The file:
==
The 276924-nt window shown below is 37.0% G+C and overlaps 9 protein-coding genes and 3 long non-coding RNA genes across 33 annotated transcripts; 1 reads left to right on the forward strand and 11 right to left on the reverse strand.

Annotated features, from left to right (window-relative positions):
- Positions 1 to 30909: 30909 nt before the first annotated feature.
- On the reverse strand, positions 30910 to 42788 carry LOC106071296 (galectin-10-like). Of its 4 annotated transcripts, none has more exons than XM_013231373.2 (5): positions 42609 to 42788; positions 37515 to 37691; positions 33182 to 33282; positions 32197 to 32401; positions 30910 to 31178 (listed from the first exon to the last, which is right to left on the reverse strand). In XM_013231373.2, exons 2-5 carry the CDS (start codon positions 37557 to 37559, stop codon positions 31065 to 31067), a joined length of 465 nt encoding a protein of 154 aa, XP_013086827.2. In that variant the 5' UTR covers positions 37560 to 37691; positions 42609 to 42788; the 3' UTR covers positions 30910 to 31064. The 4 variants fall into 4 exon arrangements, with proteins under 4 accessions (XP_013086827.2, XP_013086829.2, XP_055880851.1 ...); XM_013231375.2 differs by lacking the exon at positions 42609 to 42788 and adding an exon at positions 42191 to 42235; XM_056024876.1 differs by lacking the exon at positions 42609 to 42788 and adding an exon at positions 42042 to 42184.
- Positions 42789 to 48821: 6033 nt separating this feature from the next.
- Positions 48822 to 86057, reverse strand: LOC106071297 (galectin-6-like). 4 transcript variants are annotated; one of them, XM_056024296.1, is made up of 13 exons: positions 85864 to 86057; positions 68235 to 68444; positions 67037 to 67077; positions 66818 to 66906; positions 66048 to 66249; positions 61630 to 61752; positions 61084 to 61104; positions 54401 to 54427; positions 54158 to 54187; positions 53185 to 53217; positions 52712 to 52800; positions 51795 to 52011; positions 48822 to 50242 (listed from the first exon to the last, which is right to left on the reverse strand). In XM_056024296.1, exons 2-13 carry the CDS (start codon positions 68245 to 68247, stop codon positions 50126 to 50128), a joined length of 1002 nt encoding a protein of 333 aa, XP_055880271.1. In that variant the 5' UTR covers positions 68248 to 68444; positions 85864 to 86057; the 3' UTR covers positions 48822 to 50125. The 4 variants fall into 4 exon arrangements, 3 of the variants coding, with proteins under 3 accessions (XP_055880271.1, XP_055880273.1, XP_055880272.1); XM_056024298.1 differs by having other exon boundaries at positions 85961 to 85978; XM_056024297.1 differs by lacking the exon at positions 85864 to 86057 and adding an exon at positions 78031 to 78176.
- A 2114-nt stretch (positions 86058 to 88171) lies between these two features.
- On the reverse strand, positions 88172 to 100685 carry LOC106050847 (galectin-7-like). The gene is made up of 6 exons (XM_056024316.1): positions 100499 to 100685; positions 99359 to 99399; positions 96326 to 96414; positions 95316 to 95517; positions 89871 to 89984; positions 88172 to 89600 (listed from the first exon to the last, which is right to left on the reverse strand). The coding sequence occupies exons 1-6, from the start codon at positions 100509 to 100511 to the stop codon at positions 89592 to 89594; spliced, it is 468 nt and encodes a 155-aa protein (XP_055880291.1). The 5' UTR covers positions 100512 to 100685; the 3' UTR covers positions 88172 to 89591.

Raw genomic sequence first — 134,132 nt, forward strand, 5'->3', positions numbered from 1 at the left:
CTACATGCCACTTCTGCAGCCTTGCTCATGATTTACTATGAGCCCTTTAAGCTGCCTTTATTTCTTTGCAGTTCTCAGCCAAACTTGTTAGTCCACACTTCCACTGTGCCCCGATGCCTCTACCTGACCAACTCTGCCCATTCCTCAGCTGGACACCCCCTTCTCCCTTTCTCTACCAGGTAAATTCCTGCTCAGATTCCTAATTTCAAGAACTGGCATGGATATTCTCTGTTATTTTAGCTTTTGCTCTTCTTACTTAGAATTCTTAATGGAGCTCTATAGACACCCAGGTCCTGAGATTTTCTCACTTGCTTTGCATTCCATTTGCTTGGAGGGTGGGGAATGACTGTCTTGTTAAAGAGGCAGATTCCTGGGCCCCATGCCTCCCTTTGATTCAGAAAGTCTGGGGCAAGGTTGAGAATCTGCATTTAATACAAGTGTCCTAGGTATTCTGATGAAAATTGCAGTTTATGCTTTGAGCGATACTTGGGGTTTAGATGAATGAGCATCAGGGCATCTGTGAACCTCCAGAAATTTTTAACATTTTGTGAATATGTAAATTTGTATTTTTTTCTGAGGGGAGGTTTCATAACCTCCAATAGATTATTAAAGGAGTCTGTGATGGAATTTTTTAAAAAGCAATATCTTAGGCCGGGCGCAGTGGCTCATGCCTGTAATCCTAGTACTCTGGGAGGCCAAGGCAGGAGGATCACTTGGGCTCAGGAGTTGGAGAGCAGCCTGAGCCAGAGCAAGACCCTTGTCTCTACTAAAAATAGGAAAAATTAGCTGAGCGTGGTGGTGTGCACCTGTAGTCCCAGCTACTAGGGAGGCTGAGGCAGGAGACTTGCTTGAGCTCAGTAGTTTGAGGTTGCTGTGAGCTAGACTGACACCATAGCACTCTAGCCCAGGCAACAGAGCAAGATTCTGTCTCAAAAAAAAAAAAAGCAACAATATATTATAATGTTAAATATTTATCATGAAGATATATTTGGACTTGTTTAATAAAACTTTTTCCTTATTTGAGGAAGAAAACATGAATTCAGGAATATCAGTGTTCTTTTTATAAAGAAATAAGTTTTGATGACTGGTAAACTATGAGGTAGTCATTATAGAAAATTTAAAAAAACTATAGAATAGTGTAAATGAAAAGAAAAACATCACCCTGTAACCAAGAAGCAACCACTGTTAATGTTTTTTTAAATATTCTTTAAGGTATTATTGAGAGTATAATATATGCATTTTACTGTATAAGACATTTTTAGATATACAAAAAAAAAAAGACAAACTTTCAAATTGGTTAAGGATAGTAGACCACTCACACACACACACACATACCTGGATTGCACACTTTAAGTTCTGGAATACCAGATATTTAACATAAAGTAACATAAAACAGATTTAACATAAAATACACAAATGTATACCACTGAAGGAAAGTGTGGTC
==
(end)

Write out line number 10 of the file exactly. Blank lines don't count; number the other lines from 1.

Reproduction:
CTACATGCCACTTCTGCAGCCTTGCTCATGATTTACTATGAGCCCTTTAAGCTGCCTTTATTTCTTTGCAGTTCTCAGCCAAACTTGTTAGTCCACACTTCCACTGTGCCCCGATGCCTCTACCTGACCAACTCTGCCCATTCCTCAGCTGGACACCCCCTTCTCCCTTTCTCTACCAGGTAAATTCCTGCTCAGATTCCTAATTTCAAGAACTGGCATGGATATTCTCTGTTATTTTAGCTTTTGCTCTTCTTACTTAGAATTCTTAATGGAGCTCTATAGACACCCAGGTCCTGAGATTTTCTCACTTGCTTTGCATTCCATTTGCTTGGAGGGTGGGGAATGACTGTCTTGTTAAAGAGGCAGATTCCTGGGCCCCATGCCTCCCTTTGATTCAGAAAGTCTGGGGCAAGGTTGAGAATCTGCATTTAATACAAGTGTCCTAGGTATTCTGATGAAAATTGCAGTTTATGCTTTGAGCGATACTTGGGGTTTAGATGAATGAGCATCAGGGCATCTGTGAACCTCCAGAAATTTTTAACATTTTGTGAATATGTAAATTTGTATTTTTTTCTGAGGGGAGGTTTCATAACCTCCAATAGATTATTAAAGGAGTCTGTGATGGAATTTTTTAAAAAGCAATATCTTAGGCCGGGCGCAGTGGCTCATGCCTGTAATCCTAGTACTCTGGGAGGCCAAGGCAGGAGGATCACTTGGGCTCAGGAGTTGGAGAGCAGCCTGAGCCAGAGCAAGACCCTTGTCTCTACTAAAAATAGGAAAAATTAGCTGAGCGTGGTGGTGTGCACCTGTAGTCCCAGCTACTAGGGAGGCTGAGGCAGGAGACTTGCTTGAGCTCAGTAGTTTGAGGTTGCTGTGAGCTAGACTGACACCATAGCACTCTAGCCCAGGCAACAGAGCAAGATTCTGTCTCAAAAAAAAAAAAAGCAACAATATATTATAATGTTAAATATTTATCATGAAGATATATTTGGACTTGTTTAATAAAACTTTTTCCTTATTTGAGGAAGAAAACATGAATTCAGGAATATCAGTGTTCTTTTTATAAAGAAATAAGTTTTGATGACTGGTAAACTATGAGGTAGTCATTATAGAAAATTTAAAAAAACTATAGAATAGTGTAAATGAAAAGAAAAACATCACCCTGTAACCAAGAAGCAACCACTGTTAATGTTTTTTTAAATATTCTTTAAGGTATTATTGAGAGTATAATATATGCATTTTACTGTATAAGACATTTTTAGATATACAAAAAAAAAAAGACAAACTTTCAAATTGGTTAAGGATAGTAGACCACTCACACACACACACACATACCTGGATTGCACACTTTAAGTTCTGGAATACCAGATATTTAACATAAAGTAACATAAAACAGATTTAACATAAAATACACAAATGTATACCACTGAAGGAAAGTGTGGTC